City beckons for Lutombi

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City beckons for Lutombi

The long-drawn-out saga of the appointment of a new City of Windhoek CEO is about to come to an end with the imminent appointment of Roads Authority chief executive officer Conrad Lutombi.

The appointment is now possible after the new management committee (MC) overturned its predecessor’s decision to restart the recruitment process, citing an avalanche of irregularities.   

The city will also appoint a strategic executive for economic development.

Documents seen by New Era show that the wheels to expedite the CEO’s recruitment were set in motion by Affirmative Repositioning (AR) councillor Job Amupanda through a petition to the new MC on 29 August 2022. He described the appointment as an urgent matter that has been unresolved for close to one year.

“The failure to conclude this matter has created a lot of instability within council, and has led to residents to form an opinion that we cannot govern,” Amupanda wrote to the Ilse Keister-chaired MC.

Soon after taking charge, Keister made it clear that the appointment of a substantive CEO would enjoy their heightened

In essence, Amupanda’s petition sought to overturn a decision by the previous MC to restart the process. 

He had his way, after the MC recommended to council that “the outcome of the successful candidates as recommended by the interview panels for both the recruitment and selection of the chief executive officer and strategic executive: economic development and community services, be approved.”

The ball is now in council’s hands when it sits tonight to decide the city’s fate as far as the two executive posts are concerned. 

Presently, Windhoek is run by a silent coalition formed between the AR, Swapo, the Popular Democratic Movement,
Landless People’s Movement and National Unity Democratic Organisation. 

The Independent Patriots for Change (IPC), which until recently was firm in its resolve to start the process afresh, is now in the opposition benches with four councillors out of the 15-member council.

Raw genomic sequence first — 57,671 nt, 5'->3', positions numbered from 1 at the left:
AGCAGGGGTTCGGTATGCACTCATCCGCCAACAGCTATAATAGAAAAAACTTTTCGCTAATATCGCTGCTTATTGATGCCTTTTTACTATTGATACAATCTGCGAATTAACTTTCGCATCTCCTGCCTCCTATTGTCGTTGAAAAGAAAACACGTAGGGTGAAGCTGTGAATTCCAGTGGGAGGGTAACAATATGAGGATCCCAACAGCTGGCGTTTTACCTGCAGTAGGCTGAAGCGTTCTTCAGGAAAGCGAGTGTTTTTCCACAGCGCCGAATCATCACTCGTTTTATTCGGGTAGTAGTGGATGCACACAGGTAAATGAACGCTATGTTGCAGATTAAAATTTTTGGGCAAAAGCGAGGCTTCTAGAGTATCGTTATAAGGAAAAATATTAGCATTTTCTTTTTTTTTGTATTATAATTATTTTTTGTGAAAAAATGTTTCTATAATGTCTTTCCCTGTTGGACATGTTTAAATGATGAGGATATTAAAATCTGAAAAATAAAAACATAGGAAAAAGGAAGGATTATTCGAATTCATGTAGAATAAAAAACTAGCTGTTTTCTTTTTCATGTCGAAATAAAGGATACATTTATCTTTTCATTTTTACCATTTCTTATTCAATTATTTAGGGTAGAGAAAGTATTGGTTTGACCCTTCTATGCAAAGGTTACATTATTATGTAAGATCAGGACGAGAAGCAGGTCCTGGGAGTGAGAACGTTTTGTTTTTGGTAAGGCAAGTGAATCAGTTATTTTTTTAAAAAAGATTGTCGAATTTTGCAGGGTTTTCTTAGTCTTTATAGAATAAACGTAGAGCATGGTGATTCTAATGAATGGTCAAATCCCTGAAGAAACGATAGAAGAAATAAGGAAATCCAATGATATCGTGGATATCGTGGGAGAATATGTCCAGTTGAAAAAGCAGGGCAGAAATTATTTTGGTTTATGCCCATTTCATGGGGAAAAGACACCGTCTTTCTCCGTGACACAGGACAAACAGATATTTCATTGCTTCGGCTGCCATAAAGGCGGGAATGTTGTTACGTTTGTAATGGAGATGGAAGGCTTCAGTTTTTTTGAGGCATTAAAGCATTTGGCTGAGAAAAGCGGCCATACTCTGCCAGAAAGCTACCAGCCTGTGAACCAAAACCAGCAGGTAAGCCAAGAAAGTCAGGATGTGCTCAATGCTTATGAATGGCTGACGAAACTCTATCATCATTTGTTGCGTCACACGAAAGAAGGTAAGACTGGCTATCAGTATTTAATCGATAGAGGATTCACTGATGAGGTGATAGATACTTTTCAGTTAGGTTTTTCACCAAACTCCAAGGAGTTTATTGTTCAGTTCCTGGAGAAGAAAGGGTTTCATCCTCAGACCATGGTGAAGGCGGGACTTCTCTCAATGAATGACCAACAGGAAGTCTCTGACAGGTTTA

It is Amupanda’s position that the previous MC misdirected itself, and their reasons not to recruit were purely political. 

“The grounds relied upon to achieve political objectives by stalling the recruitment are frivolous, and do not pass any test to form the basis of the legal grounds it purports to stand on,” said the AR leader. 

Efforts to get hold of Amupanda yesterday were futile.  Windhoek has been without a substantive CEO since the departure of Robert Kahimise in August 2020. 

Candidates shortlisted for the strategic executive for economic development and community services’ position are Zurilia Steenkamp (acting), Mary-Anne Kahitu, Leslie Puriza and James Kalundu. 



Former MC chairperson Ndeshihafela Larandja finds Amupanda’s sudden change of heart strange. 

How he now endorses the same process he claimed was immersed in corruption is baffling, she added. She said a forensic investigation ought to have taken place, following Amupanda’s alleged corruption claims in the recruitment of the CEO. 

Amupanda, it is said, also threatened to approach the Anti-Corruption Commission to investigate the matter. 

“The author [Amupanda] of the petition alleged that there was corruption. Those corruption allegations have not been cleared. Does it then mean that his petition now invalidates those claims?” Larandja asked. 

She also found it amiss that Keister, who takes instructions at the AR headquarters from Amupanda, the movement’s chief-activist, never recused herself from the meeting which reviewed and resolved to set aside the previous MC’s decision. 

“That is conflict of interest. It was rather